First of all, mind that blast hits are HSPs which may be just some part of query and subject sequences not all of them. So here I just talk about these matched parts of your Q and S sequences.
Identity: "the average identity of percentage 35%" is meaningless because blast hits are independent. For example a BlastP with two hits: protein 1 against protein 2 with
pident 55% and protein 1 against 3 with
pident 15% say that protein 1 is to a high confidence homolog of protein 1, but about the homology between protein 1 and protein 3 you must be more cautious. mind that proteins are made of 20 different AAs and if you align two irrelevant protein sequences (or any other random AA sequences) with any length you will have a 5% random identity (for DNA and RNA sequences random identity is 25% since those are made of for different bases A,T,C,G). there is another parameter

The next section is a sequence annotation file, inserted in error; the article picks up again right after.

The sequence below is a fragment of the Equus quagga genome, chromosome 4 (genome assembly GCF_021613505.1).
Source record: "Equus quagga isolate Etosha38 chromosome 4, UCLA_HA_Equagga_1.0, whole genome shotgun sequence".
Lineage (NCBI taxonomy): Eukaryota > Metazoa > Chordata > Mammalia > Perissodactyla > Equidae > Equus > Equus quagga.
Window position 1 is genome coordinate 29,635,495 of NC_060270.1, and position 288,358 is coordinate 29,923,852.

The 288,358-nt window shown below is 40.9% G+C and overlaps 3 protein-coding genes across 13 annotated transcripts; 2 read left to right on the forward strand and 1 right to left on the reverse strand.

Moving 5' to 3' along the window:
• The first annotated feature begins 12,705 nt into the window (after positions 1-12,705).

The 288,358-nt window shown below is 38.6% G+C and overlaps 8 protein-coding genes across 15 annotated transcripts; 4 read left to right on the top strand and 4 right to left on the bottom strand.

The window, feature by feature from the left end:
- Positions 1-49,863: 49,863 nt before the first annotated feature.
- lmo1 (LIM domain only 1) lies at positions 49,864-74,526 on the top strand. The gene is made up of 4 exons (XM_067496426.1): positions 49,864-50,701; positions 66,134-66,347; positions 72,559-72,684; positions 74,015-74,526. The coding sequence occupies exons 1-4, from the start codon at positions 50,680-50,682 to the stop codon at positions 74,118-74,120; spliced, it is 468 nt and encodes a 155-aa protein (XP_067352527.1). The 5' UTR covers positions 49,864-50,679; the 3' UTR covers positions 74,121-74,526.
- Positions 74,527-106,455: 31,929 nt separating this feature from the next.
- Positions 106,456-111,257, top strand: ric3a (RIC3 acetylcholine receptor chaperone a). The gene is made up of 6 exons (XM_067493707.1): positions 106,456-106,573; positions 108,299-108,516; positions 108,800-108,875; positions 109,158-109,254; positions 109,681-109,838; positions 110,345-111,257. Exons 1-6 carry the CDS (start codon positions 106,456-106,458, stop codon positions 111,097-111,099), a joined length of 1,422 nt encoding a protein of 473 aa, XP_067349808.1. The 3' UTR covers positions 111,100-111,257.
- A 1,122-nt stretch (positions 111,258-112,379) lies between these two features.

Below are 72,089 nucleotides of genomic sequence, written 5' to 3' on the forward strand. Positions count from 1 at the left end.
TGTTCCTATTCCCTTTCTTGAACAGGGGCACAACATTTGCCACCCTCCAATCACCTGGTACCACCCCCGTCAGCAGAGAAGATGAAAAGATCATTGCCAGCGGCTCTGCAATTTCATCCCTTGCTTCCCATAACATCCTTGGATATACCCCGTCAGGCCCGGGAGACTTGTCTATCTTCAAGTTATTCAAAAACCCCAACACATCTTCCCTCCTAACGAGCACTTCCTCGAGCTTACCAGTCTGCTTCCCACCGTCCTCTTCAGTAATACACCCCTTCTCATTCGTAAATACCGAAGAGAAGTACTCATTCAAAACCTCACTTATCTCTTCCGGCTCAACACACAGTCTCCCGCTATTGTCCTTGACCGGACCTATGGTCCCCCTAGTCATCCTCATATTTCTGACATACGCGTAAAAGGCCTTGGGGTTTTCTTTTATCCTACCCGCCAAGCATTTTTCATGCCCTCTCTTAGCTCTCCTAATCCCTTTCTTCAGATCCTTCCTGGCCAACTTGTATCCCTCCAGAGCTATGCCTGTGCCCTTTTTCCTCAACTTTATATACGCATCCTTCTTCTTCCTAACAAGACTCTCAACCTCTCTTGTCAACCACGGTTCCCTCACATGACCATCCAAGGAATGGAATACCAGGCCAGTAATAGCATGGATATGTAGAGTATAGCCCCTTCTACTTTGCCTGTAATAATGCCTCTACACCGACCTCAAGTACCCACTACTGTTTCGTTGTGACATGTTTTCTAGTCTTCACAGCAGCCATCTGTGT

ppos in BlastP which is based on similarity.
pident+(the percentage of similar but not identical AA matches). At all, I think, two AA sequences with
pident higher than 20% and
ppos higher than 30% are close enough to be called homolog. in NA sequences I think
pident 40% and above is OK.
P-Value: depends on query and DB lengths but I think p-value lower than 10^-5 shows a relation.
BitScore: Very depends on query length. Compare bitscore with your
qlen, I think if bitscore of a hit is 0.7 of qlen or greater,
subject are close enough.
modified 2.3 years ago
2.3 years ago by
utsafar • 70